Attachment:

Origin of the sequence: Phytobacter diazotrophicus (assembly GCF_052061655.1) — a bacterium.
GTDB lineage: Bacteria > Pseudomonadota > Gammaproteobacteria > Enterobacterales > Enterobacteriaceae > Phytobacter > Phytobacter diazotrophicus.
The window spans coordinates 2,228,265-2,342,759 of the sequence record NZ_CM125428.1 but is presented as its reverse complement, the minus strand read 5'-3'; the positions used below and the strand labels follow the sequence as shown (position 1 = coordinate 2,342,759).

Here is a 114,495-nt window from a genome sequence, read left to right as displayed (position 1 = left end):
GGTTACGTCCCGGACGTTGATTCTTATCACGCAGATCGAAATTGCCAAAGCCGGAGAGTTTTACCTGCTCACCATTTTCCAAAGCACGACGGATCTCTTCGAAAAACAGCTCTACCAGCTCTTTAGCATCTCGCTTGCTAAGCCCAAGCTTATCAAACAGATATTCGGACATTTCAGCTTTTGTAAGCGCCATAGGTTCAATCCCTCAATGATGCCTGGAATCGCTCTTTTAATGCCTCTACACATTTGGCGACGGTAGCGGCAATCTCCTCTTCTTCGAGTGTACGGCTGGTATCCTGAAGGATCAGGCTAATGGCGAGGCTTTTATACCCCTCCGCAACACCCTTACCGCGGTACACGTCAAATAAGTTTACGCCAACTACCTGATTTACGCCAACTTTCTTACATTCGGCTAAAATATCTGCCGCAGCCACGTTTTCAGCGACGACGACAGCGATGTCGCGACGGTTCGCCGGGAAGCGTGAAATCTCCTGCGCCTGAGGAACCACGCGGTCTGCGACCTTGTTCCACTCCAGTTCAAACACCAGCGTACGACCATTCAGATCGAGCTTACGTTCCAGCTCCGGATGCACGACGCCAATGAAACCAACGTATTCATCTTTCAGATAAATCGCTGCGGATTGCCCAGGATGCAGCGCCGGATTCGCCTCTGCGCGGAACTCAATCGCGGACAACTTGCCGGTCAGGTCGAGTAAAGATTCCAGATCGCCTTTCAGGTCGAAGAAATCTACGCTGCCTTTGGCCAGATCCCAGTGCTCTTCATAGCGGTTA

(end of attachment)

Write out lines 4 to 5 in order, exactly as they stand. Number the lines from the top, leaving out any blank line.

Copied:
Here is a 114,495-nt window from a genome sequence, read left to right as displayed (position 1 = left end):
GGTTACGTCCCGGACGTTGATTCTTATCACGCAGATCGAAATTGCCAAAGCCGGAGAGTTTTACCTGCTCACCATTTTCCAAAGCACGACGGATCTCTTCGAAAAACAGCTCTACCAGCTCTTTAGCATCTCGCTTGCTAAGCCCAAGCTTATCAAACAGATATTCGGACATTTCAGCTTTTGTAAGCGCCATAGGTTCAATCCCTCAATGATGCCTGGAATCGCTCTTTTAATGCCTCTACACATTTGGCGACGGTAGCGGCAATCTCCTCTTCTTCGAGTGTACGGCTGGTATCCTGAAGGATCAGGCTAATGGCGAGGCTTTTATACCCCTCCGCAACACCCTTACCGCGGTACACGTCAAATAAGTTTACGCCAACTACCTGATTTACGCCAACTTTCTTACATTCGGCTAAAATATCTGCCGCAGCCACGTTTTCAGCGACGACGACAGCGATGTCGCGACGGTTCGCCGGGAAGCGTGAAATCTCCTGCGCCTGAGGAACCACGCGGTCTGCGACCTTGTTCCACTCCAGTTCAAACACCAGCGTACGACCATTCAGATCGAGCTTACGTTCCAGCTCCGGATGCACGACGCCAATGAAACCAACGTATTCATCTTTCAGATAAATCGCTGCGGATTGCCCAGGATGCAGCGCCGGATTCGCCTCTGCGCGGAACTCAATCGCGGACAACTTGCCGGTCAGGTCGAGTAAAGATTCCAGATCGCCTTTCAGGTCGAAGAAATCTACGCTGCCTTTGGCCAGATCCCAGTGCTCTTCATAGCGGTTA